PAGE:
The latest FAO Food Price Index was released last week, citing slightly higher food prices from January. The February Index rose by 0.9 points from the previous month. While this is a very slight increase, the Index is 17.2 percent higher than its February 2016 levels. It has now reached the highest level seen since February 2015.
Surging cereal export prices brought the FAO Food Price Index to a two-year high in January. The Index rose 2.1 percent above its December level, to 173.8 points. This is the highest level seen since February 2015 and as much as 24.5 points above its January 2016 level.
The FAO Food Price Index fell for the fifth consecutive year in 2016, according to the most recently released report. For 2016 overall, the Index averaged 161.6 points, which is down 1.5 percent from its 2015 average. Cereal, meat, and dairy prices all declined in 2016, more than making up for rises in sugar and vegetable oil prices.
The FAO Food Price Index, released today, fell slightly in November but remains 10.4 percent higher than its November 2015 level. This month's small decline, driven mostly by falling oil prices, interrupted the rising trend seen since the start of 2016.
The Cereal Price Index fell 0.6 percent in November and is as much as 12 points below its year-earlier level. Good global supply prospects, particularly for wheat in Argentina and Australia, have supported this decrease.
The latest editions of the FAO Food Price Index and AMIS Market Monitor were both released on November 10. The FAO Food Price Index is a measure of the monthly change in international prices of a basket of five food commodity groups; the monthly AMIS Market Monitor covers the international markets for wheat, rice, maize, and soy and provides an overview of the market situation and outlook for each of these crops.
The latest editions of the FAO Food Price Index and AMIS Market Monitor were both released on October 6. The FAO Food Price Index is a measure of the monthly change in international prices of a basket of five food commodity groups, while the AMIS Market Monitor covers the international markets for wheat, rice, maize, and soy and provides an overview of the market situation and outlook for each of these crops.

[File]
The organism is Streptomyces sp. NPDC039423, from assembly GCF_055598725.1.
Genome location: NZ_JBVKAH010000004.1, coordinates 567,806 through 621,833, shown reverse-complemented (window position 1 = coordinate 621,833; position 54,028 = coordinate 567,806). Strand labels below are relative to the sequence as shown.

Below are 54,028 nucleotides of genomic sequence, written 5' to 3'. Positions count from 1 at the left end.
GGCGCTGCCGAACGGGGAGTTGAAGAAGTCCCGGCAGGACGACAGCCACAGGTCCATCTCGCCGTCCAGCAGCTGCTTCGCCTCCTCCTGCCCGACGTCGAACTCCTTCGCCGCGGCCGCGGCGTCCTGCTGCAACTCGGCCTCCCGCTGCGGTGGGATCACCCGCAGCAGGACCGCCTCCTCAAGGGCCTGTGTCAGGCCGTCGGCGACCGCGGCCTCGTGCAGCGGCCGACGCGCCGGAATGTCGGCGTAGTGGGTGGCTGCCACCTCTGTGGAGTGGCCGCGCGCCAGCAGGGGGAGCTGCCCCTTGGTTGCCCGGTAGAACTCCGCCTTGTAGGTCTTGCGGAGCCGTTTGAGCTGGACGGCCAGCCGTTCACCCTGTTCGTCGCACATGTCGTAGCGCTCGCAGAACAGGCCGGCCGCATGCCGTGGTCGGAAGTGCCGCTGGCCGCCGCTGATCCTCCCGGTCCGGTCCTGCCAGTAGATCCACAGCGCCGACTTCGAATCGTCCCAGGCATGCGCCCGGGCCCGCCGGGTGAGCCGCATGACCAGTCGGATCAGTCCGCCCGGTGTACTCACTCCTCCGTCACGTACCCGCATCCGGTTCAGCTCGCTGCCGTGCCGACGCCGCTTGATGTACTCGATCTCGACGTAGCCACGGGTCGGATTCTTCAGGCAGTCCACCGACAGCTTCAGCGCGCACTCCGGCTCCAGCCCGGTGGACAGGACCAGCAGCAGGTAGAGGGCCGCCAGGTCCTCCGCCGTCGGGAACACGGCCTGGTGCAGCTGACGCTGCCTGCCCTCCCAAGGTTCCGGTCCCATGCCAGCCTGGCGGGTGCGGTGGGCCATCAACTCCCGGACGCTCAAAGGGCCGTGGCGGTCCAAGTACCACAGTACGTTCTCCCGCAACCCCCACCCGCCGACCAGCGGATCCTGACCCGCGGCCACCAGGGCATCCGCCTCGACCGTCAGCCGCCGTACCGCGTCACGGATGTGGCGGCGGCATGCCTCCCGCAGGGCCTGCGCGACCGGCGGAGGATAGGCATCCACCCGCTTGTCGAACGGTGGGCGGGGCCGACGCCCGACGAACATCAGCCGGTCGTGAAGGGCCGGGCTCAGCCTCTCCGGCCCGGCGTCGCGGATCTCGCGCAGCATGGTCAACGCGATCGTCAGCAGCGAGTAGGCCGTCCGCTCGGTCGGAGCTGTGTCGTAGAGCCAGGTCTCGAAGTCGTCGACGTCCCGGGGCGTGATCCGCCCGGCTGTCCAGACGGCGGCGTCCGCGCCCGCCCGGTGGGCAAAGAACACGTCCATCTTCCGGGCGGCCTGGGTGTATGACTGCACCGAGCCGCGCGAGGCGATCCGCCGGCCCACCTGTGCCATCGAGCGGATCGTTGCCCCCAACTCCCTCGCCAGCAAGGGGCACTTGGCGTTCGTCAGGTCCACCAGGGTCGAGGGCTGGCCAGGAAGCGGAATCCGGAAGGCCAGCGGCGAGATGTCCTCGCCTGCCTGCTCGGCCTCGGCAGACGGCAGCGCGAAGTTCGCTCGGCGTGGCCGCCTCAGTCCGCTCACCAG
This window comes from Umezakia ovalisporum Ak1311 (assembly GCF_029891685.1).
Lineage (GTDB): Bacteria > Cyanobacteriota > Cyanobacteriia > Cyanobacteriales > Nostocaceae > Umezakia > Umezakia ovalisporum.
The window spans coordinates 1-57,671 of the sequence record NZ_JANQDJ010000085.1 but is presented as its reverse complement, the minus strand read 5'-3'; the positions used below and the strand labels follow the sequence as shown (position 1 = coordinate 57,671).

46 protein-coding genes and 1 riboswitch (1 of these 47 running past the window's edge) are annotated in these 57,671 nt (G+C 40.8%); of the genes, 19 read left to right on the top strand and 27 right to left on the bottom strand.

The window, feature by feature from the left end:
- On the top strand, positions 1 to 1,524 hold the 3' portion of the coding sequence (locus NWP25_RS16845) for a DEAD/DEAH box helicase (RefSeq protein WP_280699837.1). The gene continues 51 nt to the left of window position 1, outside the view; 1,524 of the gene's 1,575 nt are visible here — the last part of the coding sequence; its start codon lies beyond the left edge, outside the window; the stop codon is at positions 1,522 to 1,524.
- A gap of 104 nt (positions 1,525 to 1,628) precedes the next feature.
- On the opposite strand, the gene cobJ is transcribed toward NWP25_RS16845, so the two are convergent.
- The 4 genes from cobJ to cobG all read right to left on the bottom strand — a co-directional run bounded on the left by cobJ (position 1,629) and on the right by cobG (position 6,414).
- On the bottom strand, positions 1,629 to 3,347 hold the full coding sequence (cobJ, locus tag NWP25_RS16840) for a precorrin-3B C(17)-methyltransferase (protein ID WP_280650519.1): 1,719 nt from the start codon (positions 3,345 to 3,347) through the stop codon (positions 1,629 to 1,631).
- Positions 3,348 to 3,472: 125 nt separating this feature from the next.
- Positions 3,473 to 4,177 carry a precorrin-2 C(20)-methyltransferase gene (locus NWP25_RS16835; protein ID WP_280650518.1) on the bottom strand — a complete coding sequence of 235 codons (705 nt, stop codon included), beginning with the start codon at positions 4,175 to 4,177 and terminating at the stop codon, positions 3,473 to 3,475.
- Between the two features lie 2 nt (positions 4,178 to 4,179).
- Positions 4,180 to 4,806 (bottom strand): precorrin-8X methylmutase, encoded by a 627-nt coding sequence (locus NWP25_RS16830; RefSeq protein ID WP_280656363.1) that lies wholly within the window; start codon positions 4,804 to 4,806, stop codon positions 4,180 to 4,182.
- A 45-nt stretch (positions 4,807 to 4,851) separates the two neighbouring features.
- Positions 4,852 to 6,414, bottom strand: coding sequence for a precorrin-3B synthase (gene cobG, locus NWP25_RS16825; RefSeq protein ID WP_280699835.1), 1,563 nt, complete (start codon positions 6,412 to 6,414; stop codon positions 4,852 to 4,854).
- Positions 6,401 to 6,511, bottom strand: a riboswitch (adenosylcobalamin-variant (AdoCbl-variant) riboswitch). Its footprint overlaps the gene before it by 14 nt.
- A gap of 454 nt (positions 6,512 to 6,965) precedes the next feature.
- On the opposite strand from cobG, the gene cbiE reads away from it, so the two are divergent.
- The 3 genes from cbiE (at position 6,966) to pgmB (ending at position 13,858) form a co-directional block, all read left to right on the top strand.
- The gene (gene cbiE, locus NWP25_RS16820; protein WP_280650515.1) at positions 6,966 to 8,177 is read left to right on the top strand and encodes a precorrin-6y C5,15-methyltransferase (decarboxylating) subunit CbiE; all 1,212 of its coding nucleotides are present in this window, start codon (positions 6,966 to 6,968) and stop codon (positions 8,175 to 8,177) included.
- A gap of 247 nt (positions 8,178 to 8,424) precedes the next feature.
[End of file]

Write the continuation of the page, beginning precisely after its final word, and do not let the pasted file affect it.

The August FAO Food Price Index increased by 3 points (1.9 percent) from July to 165.6 points reaching a 15 month high. This increase was predominantly driven by price increases in dairy, oils and sugar, though all commodities covered except for cereals experienced an increase.
The July FAO Food Price Index fell by 1.3 points following five consecutive months of increases. The slightly drop in July was driven mostly by lower international quotations of grains and vegetable oils.
The FAO Food Price Index rose again in June for the fifth consecutive month, based largely on surging sugar prices and more moderate increases for cereals, dairy, and meat. The 6.6 point increase represents the largest monthly movement in the last four years.
The Cereals Index rose 4.4 points from May, but remains 3.9 percent below June 2015 levels. Strengthened maize prices drove most of this month's increases, as tightening export supplies in Brazil caused prices to rise.
The latest FAO Food Price Index, released today, rose 3.2 points from April. This is the fourth consecutive month to see a slight increase in the Index; however, prices remain 7 percent below May 2015 levels.